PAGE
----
In the wake of a series of disturbing incidents where journalists covering the 2016 presidential campaign have been targeted with anti-Semitic harassment and even death threats on social media, the Anti-Defamation League (ADL) announced today it is convening a Task Force on Hate Speech and Journalism.
Building on ADL’s decades of experience in monitoring and exposing hate and hate groups, as well as its central role in working with the Internet industry to address online hate, the Task Force will seek insights from a group of outside experts and representatives of journalism, law enforcement, academia, Silicon Valley, and nongovernmental organizations whose advice and counsel will help ADL to do the following:
Assess the scope and source of anti-Semitic, racist and other harassment of journalists, commentators, and others on social media;
Determine whether and how this harassment is having an impact on the electorate or if it has a chilling effect on free speech;
Propose solutions and/or countermeasures that can prevent journalists becoming targets for hate speech and harassment on social media in the future.
“Journalists are used to being criticized, but this election cycle we repeatedly have seen criticism quickly cross the line into ugly anti-Semitic and other hateful attacks including death threats,” said Jonathan A. Greenblatt, ADL CEO. “ADL has been monitoring, studying, and speaking out against anti-Semitism, racism, and other hate for years. We hope to bring our experience to this latest manifestation of it so we can take steps to address this challenge even as we strive to ensure that we do not jeopardize free speech and a free press.”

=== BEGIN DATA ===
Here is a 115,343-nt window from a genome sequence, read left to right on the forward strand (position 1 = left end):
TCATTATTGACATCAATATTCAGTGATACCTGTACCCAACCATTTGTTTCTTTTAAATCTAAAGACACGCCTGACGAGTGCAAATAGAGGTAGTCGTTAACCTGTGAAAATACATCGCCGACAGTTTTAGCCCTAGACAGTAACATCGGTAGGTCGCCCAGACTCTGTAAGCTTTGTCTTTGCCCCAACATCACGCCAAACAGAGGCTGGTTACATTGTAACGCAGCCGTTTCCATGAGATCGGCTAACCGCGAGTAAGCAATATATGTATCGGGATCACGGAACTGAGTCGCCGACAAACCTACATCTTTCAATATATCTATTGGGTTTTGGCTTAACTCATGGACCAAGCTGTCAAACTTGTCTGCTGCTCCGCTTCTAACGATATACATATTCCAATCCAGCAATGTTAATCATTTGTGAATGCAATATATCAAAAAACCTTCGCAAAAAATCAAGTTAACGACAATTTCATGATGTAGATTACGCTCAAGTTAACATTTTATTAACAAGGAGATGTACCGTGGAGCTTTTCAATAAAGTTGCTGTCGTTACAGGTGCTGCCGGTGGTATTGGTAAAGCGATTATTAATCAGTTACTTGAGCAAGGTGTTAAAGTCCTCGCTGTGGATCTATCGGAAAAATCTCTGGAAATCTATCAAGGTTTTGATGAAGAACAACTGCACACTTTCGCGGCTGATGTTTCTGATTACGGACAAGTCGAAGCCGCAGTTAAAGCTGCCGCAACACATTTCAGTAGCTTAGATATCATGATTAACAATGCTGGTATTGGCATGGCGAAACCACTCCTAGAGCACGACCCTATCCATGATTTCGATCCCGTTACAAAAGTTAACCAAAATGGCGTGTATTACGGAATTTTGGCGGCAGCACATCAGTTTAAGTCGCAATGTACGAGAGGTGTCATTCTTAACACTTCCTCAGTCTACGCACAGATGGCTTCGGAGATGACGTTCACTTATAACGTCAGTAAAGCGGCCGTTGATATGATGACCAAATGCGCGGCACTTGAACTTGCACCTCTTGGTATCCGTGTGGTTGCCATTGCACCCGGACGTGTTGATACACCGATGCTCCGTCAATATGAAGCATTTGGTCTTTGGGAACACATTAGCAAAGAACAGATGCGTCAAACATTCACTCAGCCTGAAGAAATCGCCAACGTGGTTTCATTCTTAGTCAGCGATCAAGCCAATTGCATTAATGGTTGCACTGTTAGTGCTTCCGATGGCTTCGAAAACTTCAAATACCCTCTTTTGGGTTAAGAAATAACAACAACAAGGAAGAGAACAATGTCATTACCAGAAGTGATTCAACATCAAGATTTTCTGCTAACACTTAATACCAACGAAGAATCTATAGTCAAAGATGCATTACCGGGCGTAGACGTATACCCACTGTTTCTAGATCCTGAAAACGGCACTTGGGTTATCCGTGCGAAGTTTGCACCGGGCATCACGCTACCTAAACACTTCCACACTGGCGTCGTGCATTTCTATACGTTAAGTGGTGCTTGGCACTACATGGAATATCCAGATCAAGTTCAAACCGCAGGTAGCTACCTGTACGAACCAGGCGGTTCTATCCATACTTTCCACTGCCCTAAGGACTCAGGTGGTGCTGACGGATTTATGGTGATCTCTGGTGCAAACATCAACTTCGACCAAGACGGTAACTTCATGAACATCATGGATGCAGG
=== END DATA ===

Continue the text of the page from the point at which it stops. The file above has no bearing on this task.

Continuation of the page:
The Task Force will build on and complement work done by ADL’s Center on Extremism, which has worked closely with social media and internet providers for more than two decades in responding to anti-Semitism and online hatred.
The Task Force work quickly and expects to issue a report by the end of the summer. To date, advisors on the Task Force include:
Danielle Citron, Lois K. Macht Research Professor & Professor of Law at the University of Maryland Francis King Carey School of Law and expert on online harassment
Steve Coll, Dean of Columbia University Graduate School of Journalism
Todd Gitlin, Professor and Chair, Ph.D. Program, Columbia Journalism School
Brad Hamm, Dean of the Medill School of Journalism, Northwestern University
Shawn Henry, retired Executive Assistant Director of the Federal Bureau of Investigation
Julia Ioffe, GQ Contributor and freelance writer
Bethany Mandel, New York Post and Jewish Daily Forward contributor
Leon Wieseltier, Contributing Editor at The Atlantic and Isaiah Berlin Senior Fellow in Culture and Policy at The Brookings Institution
Other participants to be announced as added.
In recent weeks, ADL has heard from a number of journalists from across the ideological spectrum who have experienced anti-Semitic and other harassment. Among those journalists who have reported receiving harassing and hate-filled anti-Semitic messages on social media during the 2016 campaign season are CNN’s Jake Tapper, Julia Ioffe, The Atlantic’s Jeffrey Goldberg, and Jonathan Weisman of The New York Times.